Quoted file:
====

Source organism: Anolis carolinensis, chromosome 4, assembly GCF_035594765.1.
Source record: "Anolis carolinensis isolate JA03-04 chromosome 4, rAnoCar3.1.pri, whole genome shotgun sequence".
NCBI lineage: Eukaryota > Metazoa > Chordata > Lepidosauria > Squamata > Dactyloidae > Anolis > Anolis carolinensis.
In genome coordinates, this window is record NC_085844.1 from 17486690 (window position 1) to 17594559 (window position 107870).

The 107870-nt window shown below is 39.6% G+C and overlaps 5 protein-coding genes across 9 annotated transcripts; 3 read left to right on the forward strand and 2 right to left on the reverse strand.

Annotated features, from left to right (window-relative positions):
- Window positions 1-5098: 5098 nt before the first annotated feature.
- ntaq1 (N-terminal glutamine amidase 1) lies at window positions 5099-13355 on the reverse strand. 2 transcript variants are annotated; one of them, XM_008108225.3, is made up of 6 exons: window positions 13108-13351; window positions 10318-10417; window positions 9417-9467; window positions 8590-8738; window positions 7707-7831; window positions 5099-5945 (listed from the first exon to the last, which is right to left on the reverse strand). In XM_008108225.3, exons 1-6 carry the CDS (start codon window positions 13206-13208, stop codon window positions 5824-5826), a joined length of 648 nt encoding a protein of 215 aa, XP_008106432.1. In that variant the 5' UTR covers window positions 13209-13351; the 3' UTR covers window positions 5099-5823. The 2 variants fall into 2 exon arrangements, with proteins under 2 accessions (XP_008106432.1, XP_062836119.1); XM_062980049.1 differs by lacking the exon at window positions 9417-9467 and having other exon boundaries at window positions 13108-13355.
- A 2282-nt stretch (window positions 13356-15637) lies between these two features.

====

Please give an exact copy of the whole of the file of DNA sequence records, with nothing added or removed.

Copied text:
Source organism: Anolis carolinensis, chromosome 4, assembly GCF_035594765.1.
Source record: "Anolis carolinensis isolate JA03-04 chromosome 4, rAnoCar3.1.pri, whole genome shotgun sequence".
NCBI lineage: Eukaryota > Metazoa > Chordata > Lepidosauria > Squamata > Dactyloidae > Anolis > Anolis carolinensis.
In genome coordinates, this window is record NC_085844.1 from 17486690 (window position 1) to 17594559 (window position 107870).

The 107870-nt window shown below is 39.6% G+C and overlaps 5 protein-coding genes across 9 annotated transcripts; 3 read left to right on the forward strand and 2 right to left on the reverse strand.

Annotated features, from left to right (window-relative positions):
- Window positions 1-5098: 5098 nt before the first annotated feature.
- ntaq1 (N-terminal glutamine amidase 1) lies at window positions 5099-13355 on the reverse strand. 2 transcript variants are annotated; one of them, XM_008108225.3, is made up of 6 exons: window positions 13108-13351; window positions 10318-10417; window positions 9417-9467; window positions 8590-8738; window positions 7707-7831; window positions 5099-5945 (listed from the first exon to the last, which is right to left on the reverse strand). In XM_008108225.3, exons 1-6 carry the CDS (start codon window positions 13206-13208, stop codon window positions 5824-5826), a joined length of 648 nt encoding a protein of 215 aa, XP_008106432.1. In that variant the 5' UTR covers window positions 13209-13351; the 3' UTR covers window positions 5099-5823. The 2 variants fall into 2 exon arrangements, with proteins under 2 accessions (XP_008106432.1, XP_062836119.1); XM_062980049.1 differs by lacking the exon at window positions 9417-9467 and having other exon boundaries at window positions 13108-13355.
- A 2282-nt stretch (window positions 13356-15637) lies between these two features.